Preparing For Higher Ed Staffing Challenges

There is an impending talent gap in the facility management profession, and higher education facilities are no exception.

By Pete Zuraw

As facilities professionals retire or move to new positions, they typically take with them years of information about the inner workings of the buildings they’ve managed. Even with a plan in place for training new individuals on your processes, these personnel losses can still lead to significant gaps in valuable knowledge that has been gained through years of on the job experience.higher education facilities

This approach also fails to take into account the staffing challenges that many higher education institutions are facing. It is becoming increasingly difficult to fill positions throughout the facilities department, leaving some roles unfilled for far too long.

Solving these personnel challenges must go beyond planning for training, to include changes in the way information is managed and how labor is hired.

Challenge 1: Stopping the loss of facility management knowledge
Knowledge loss due to personnel changes is particularly problematic in the higher education arena, where the buildings are historically diverse. If key details about the widely varying systems, components, and unique demands of your facilities are encapsulated in the memory of senior personnel, it is critical to put a more solid plan in place for sharing this knowledge with new hires.

The key to preserving the knowledge in place today, and leveraging this too often trapped insight to inform future planning, is data. While there’s no replacing the ingenuity of skilled personnel, most of the facilities details they’ve gathered can be transferred into work order tools, CMMS systems or information management technology for operations and maintenance.

Systematic documentation will not only preserve this data, but also allow access for new employees, strengthening the department as a whole. To maximize this data, however, it is important to have a plan for regular maintenance of this data. Data must be updated consistently to account for ongoing maintenance, as well as larger renovations.

Challenge 2: Filling positions when skilled new recruits are scarce
The encapsulation of facility knowledge within information management systems can potentially make it easier to train new hires. In fact, this data is a significant advantage within an industry that is facing a shortage of skilled labor. Facilities management is not only struggling through a shortage gap as employees retire; higher education institutions are also struggling to hire custodial and housekeeping workers, who are often attracted to other industries that are better known and provide similar pay scales.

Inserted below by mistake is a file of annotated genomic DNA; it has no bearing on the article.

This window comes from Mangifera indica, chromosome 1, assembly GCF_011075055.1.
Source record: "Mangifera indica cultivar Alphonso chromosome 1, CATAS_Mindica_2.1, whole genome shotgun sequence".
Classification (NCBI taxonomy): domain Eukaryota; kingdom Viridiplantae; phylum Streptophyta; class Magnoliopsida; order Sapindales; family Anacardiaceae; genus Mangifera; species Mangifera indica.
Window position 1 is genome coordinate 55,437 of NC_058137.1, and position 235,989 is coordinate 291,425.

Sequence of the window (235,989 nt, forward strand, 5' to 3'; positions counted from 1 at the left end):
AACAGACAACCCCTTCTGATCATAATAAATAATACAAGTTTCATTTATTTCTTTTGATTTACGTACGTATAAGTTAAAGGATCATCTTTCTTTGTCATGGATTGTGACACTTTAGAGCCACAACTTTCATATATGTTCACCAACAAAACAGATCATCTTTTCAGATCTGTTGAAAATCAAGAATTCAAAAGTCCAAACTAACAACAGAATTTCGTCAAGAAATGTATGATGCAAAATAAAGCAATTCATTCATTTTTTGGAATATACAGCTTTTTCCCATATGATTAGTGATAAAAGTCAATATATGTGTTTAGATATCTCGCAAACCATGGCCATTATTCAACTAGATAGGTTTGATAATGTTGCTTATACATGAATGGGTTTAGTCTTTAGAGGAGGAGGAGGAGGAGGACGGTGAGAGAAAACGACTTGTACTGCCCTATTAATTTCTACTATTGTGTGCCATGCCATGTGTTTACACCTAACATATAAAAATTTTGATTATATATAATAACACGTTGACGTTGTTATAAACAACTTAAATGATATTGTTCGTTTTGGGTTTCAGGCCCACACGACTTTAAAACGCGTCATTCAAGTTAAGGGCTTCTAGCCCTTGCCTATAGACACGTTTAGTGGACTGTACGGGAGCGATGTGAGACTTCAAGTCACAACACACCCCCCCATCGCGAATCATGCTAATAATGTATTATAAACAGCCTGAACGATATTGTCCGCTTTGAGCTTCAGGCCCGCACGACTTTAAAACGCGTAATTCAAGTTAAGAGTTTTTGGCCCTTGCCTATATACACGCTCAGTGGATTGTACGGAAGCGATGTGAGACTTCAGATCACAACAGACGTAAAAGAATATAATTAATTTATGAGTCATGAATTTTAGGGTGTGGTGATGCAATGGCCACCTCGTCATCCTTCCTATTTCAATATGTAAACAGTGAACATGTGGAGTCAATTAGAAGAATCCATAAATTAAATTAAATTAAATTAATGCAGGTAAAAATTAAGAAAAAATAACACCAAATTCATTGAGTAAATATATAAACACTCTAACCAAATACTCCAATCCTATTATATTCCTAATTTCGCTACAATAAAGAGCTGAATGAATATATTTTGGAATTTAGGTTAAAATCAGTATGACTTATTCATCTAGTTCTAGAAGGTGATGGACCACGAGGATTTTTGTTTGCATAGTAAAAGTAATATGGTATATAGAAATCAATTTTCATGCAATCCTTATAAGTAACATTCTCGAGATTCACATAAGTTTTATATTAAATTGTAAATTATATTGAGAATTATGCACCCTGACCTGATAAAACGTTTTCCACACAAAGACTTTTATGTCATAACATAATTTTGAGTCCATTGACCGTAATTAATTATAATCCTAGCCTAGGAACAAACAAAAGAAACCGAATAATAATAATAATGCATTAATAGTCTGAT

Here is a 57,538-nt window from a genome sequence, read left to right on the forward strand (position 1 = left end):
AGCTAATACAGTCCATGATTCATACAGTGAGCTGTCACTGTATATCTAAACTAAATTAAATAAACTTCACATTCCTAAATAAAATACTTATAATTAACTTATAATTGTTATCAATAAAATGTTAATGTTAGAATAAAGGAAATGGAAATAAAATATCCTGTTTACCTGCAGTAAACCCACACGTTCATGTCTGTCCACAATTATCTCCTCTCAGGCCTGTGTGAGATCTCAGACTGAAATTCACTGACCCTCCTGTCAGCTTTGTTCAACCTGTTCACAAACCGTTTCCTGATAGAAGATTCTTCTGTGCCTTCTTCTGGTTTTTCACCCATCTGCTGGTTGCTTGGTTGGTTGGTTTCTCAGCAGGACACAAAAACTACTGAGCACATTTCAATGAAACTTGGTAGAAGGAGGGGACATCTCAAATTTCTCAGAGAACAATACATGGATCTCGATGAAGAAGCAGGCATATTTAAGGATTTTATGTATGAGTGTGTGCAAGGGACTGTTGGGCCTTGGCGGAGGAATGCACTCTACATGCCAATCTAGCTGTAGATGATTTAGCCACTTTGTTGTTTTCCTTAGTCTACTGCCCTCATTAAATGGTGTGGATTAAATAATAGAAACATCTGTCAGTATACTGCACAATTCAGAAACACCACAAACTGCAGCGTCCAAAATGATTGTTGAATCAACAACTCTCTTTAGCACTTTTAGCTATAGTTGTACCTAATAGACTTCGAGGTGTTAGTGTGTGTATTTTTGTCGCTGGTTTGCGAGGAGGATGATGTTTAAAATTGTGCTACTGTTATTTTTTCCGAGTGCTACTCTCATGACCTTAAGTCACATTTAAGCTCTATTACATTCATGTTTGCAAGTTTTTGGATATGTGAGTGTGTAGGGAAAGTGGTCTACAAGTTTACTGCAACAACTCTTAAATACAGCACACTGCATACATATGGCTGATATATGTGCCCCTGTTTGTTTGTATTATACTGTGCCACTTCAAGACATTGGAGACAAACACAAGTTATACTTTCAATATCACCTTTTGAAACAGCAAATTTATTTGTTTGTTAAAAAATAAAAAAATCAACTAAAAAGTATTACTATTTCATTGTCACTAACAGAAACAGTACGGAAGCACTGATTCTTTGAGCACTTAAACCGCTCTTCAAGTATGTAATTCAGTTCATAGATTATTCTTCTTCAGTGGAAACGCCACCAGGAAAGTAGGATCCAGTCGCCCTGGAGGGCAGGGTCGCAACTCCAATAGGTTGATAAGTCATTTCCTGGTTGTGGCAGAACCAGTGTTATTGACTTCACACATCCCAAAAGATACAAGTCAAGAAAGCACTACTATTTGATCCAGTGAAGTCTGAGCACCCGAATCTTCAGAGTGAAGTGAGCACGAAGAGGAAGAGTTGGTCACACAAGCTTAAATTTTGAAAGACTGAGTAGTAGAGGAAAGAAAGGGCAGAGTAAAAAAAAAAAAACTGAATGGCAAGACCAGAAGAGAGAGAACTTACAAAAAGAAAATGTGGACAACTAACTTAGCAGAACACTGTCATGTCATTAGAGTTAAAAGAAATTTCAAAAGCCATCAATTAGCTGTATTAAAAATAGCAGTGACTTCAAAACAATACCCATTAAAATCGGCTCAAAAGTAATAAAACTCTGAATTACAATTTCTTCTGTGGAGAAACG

Certainly, there will always be a need in facilities management for hands on work, but the industry is rapidly becoming more digitally oriented. An increasing number of facilities professionals are responsible for managing digital interactions with systems and the tools that control them. This shift toward data-based, digital work opens the industry to an influx of a new generation of employees who speak “digitalese,” and may not have previously considered facilities management as a fit for their future.

Taking advantage of this opportunity will demand new levels of flexibility from facilities managers, as they will need to recreate their approaches to both hiring and training. But adapting to these new processes can lead to better employee fits and greater levels of efficiency.

Let Data Stop the Talent Gap

Buildings across higher education campuses are becoming more high-performance and maintenance funds are increasingly competing with other funding needs. As a result, it is of particular importance that all facilities employees have at their fingertips the information to rapidly solve, or prevent, problems. While there is no replacing the need for solid training, the talent gap can be somewhat stemmed by hiring for the right fit and filling knowledge gaps on the job with up-to-date data.

higher education facilitiesZuraw is vice president, market strategy and development with Sightlines, a Gordian company that provides higher education facilities with services in facilities benchmarking and analysis, capital planning, space management, and sustainability. Zuraw is responsible for leading the company’s thought leadership efforts and programming activities at various professional conferences and events. Before joining Sightlines, he was assistant vice president of facilities management at Wellesley College.